Leading economists warn 'Medicare for All' would trigger shortages, stifle innovation

More than 50 leading U.S. economists and professors have signed an open letter warning that “Medicare for All” would trigger shortages, degrade quality and discourage medical innovation.

More than 50 leading U.S. economists and professors have signed an open letter warning that the proposed “Medicare for All” plans to place Americans on a government-run system would trigger shortages, degrade quality and discourage medical innovation.

“Americans should have access to the health care they need and have insurance protection for medical expenses they cannot afford,” said the letter released last week. “We, the undersigned economists, believe the proposed Medicare for All plans would lead to shortages throughout the health sector that would restrict access to care, undermine quality, lead to innovation-stifling price controls, and adversely impact the economy.”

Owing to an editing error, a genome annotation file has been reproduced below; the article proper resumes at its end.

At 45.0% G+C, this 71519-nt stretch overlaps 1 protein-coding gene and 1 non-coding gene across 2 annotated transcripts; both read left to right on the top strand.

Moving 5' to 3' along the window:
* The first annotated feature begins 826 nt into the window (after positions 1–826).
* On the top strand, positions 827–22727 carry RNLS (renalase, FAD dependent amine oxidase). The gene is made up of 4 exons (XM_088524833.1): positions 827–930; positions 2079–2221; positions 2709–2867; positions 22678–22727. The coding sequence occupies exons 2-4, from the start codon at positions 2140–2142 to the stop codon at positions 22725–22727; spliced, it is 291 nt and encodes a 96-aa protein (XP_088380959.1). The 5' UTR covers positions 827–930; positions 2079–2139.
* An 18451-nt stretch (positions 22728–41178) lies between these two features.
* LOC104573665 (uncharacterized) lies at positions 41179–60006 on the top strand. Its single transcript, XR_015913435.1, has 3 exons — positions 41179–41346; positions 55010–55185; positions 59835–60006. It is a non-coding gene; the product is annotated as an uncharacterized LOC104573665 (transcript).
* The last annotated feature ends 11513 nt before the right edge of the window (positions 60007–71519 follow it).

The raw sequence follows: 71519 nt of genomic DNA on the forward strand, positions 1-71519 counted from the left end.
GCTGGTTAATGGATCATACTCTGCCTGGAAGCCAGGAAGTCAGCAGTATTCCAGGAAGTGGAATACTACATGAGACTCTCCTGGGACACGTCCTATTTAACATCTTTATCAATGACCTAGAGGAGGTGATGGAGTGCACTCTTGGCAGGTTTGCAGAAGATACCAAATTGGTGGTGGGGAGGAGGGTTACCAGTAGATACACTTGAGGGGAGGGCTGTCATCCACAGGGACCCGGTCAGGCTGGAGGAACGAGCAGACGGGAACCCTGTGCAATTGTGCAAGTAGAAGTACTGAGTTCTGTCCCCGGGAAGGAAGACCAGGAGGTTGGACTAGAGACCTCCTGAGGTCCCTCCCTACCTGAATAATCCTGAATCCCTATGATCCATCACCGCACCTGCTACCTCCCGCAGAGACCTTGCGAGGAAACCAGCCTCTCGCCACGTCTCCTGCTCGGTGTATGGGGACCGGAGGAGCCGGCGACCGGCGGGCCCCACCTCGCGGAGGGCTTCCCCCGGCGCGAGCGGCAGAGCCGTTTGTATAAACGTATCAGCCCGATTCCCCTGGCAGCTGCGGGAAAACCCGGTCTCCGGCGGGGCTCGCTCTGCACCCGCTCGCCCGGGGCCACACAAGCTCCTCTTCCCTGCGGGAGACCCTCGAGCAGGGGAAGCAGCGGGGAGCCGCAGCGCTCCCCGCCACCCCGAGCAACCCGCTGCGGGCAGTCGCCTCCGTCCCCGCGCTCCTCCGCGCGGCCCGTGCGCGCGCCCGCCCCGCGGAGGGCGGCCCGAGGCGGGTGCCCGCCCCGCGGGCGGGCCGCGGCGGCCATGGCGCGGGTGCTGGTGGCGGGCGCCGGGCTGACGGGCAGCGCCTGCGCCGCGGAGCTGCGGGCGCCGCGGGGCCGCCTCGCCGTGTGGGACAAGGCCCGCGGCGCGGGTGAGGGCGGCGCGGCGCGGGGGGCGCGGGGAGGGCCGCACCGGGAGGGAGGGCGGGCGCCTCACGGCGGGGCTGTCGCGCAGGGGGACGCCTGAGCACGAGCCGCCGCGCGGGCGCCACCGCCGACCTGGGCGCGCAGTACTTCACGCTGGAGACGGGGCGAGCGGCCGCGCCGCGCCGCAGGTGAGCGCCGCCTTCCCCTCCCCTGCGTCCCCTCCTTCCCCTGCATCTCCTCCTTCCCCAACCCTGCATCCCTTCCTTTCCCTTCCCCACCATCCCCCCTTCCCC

The 55 signers include Michael Boskin, who chaired the White House Council of Economic Advisers under President George H.W. Bush; former Office of Management and Budget director James Miller III, and Chapman University professor Vernon L. Smith, a 2002 Nobel Laureate in economic sciences.

Medicare for All, a form of universal health care, has gained popularity with Democratic voters and candidates, although the front-runner for the 2020 Democratic presidential nomination, former Vice President Joseph R. Biden, suggested earlier this month that he would veto any such legislation.

In their letter, the economists said that the nation “does not have a properly functioning market in the health sector due in part to the reimburse-the-supplier insurance model, but the solution is not more and bigger government.”

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